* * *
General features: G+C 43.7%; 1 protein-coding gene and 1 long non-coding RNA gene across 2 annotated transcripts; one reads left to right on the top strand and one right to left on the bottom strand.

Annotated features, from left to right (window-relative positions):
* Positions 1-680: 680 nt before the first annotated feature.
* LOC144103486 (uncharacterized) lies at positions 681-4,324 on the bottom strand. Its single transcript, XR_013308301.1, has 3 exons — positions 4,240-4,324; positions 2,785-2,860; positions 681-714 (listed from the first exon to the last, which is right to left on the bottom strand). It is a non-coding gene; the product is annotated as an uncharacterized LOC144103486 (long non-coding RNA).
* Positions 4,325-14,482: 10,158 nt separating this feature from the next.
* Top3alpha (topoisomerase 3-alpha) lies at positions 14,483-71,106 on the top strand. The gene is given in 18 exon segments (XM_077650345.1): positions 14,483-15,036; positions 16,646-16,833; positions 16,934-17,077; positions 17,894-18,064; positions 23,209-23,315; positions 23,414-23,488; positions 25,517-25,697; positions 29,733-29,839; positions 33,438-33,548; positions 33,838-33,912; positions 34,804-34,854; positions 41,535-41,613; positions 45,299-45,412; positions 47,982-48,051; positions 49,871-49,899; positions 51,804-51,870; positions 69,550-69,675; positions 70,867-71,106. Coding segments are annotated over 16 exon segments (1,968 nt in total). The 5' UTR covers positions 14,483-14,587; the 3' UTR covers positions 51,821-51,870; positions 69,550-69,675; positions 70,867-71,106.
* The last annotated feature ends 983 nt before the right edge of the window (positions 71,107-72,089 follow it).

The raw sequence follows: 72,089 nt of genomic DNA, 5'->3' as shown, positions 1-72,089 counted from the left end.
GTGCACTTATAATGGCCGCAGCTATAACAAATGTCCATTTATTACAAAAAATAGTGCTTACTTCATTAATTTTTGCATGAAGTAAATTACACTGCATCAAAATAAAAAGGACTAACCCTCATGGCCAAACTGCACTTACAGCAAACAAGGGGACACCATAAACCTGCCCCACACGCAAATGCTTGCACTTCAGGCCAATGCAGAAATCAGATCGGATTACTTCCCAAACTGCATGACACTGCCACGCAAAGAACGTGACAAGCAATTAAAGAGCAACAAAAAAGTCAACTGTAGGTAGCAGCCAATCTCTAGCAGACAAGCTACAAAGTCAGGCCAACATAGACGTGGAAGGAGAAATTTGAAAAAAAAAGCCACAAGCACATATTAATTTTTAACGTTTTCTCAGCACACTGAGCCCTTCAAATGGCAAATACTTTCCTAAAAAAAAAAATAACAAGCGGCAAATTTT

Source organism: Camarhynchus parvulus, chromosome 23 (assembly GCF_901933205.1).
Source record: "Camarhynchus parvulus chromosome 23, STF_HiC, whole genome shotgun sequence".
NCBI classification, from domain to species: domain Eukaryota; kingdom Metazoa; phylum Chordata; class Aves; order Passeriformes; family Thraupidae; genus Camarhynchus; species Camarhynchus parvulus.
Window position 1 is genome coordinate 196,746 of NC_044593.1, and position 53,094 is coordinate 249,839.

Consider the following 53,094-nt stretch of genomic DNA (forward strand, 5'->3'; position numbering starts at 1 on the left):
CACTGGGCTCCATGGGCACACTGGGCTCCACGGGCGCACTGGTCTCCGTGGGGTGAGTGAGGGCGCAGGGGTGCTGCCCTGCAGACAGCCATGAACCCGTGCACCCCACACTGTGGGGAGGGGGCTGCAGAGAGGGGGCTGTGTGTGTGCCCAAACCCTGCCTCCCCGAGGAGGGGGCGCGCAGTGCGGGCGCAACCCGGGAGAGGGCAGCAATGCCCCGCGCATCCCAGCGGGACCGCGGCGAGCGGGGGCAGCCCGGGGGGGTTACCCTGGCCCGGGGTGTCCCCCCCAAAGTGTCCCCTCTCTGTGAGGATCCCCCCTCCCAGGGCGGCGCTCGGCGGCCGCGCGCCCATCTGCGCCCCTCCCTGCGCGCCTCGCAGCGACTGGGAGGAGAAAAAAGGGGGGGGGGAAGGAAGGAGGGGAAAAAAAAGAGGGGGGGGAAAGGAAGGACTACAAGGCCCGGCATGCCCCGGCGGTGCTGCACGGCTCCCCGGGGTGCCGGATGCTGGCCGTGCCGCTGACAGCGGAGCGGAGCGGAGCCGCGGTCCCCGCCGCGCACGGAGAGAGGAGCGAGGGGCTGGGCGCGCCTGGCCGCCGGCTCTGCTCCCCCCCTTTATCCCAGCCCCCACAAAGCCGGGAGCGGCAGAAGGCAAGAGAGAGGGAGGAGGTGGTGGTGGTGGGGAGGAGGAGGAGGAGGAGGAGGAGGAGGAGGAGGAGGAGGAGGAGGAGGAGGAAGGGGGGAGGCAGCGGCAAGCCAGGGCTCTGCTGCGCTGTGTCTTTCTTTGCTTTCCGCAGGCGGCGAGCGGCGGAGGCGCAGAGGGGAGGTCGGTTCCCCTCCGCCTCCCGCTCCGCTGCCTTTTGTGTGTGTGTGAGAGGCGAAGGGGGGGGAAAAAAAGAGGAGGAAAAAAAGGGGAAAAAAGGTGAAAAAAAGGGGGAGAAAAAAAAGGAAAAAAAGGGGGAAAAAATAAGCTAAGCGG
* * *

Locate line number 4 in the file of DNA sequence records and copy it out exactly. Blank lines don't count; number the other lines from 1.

* LOC144103486 (uncharacterized) lies at positions 681-4,324 on the bottom strand. Its single transcript, XR_013308301.1, has 3 exons — positions 4,240-4,324; positions 2,785-2,860; positions 681-714 (listed from the first exon to the last, which is right to left on the bottom strand). It is a non-coding gene; the product is annotated as an uncharacterized LOC144103486 (long non-coding RNA).